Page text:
Mrs Daffodil invites you to join her on the curiously named “Face-book,” where you will find a feast of fashion hints, fads and fancies, and historical anecdotes

You may read about a sentimental succubus, a vengeful seamstress’s ghost, Victorian mourning gone horribly wrong, and, of course, Mrs Daffodil’s efficient tidying up after a distasteful decapitation in A Spot of Bother: Four Macabre Tales.



The Wrong Cards: 1899

Visiting cards were carried in a pretty card case. This is carved mother-of-pearl c. 1860-1900 http://www.philamuseum.org/collections/permanent/178924.html?mulR=1481553220|12

Visiting cards were carried in a pretty card case. This is carved mother-of-pearl c. 1860-1900 http://www.philamuseum.org/collections/permanent/178924.html?mulR=1481553220|12


Some Amusing Situations Resulting from People Receiving the Wrong Cards.

The harm wrought by cards is not only confined to those used for games; the once innocuous visiting card has also been perverted from innocent uses and has become quite a factor in mischief-making.

“Do the best you can for five dollars, for that is all you will get,” wrote an infatuated but impecunious youth to a florist with whom he was in the habit of dealing, and inclosing another card, told the florist to send it and the flowers to his latest inamorata, but the cards got mixed somehow, and it was the message written for the florist which the young woman received and read to her great astonishment.

“Thank you for your flowers, Mr. Smith,” she said that evening. “I think he gave a good deal for five dollars, don’t you?” and as the young man stared amazed she walked off with his hated rival, while the slow dawn of comprehension gradually enlightened her unlucky suitor as to what had occurred. Still more funny and much more disastrous was the mistake of a valet employed by a youth of upper tendom, who took the wrong box to the house of a young woman, with the envelope his master had given him, which contained a card upon which was written: “Please wear these tonight. I chose what I thought would suit you best.” But what was the astonishment and indignation of the maiden upon opening the box to find within it—a pair of trousers! That the unfortunate donor hastened to explain the terrible mistake as soon as he discovered the blunder made no difference. The story got about. Society was in convulsions of laughter and he was never forgiven. Still another card story is the following:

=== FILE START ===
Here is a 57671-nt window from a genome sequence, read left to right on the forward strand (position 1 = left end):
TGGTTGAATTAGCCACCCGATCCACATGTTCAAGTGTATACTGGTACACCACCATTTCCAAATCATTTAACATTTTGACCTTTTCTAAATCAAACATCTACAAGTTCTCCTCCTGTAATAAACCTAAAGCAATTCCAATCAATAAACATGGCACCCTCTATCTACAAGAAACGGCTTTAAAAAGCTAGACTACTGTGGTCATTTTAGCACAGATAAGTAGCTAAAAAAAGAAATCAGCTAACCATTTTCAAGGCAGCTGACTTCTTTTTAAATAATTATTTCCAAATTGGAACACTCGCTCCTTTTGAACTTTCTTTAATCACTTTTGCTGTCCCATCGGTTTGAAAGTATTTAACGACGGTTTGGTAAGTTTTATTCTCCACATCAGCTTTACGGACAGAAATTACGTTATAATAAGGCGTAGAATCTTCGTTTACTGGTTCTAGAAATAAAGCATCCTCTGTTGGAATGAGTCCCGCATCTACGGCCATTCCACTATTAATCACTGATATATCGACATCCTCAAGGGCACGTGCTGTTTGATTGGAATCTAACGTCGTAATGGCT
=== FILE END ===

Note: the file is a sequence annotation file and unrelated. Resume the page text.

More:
“Will you take my address, sir?” said a popular hairdresser and barber, as a customer was leaving the shop. The latter pocketed the bit of pasteboard handed him mechanically, and with his mind on other things, and, freshly shaven and well groomed, proceeded on his way to make a round of visits.

“I think Miss S__ is expecting you,” said the footman, as he glanced at the card given to him by this youth, “but if you will wait a minute I will see if it is all right.”

“Deuced odd,” soliloquized the visitor, as he walked into the drawing room. A second after the servant reappeared.

“Will you please walk upstairs; Miss S___ is in the front room,” he said. Thinking that the sitting-room might be upstairs the visitor followed the man unsuspectingly and not until he was ushered into a prettily furnished bedroom and saw a young lady sitting before a glass in a pink dressing gown with her hair down her back, did he realized there had been a mistake. He had given the footman the card which the hairdresser had thrust upon him. N.Y. Tribune.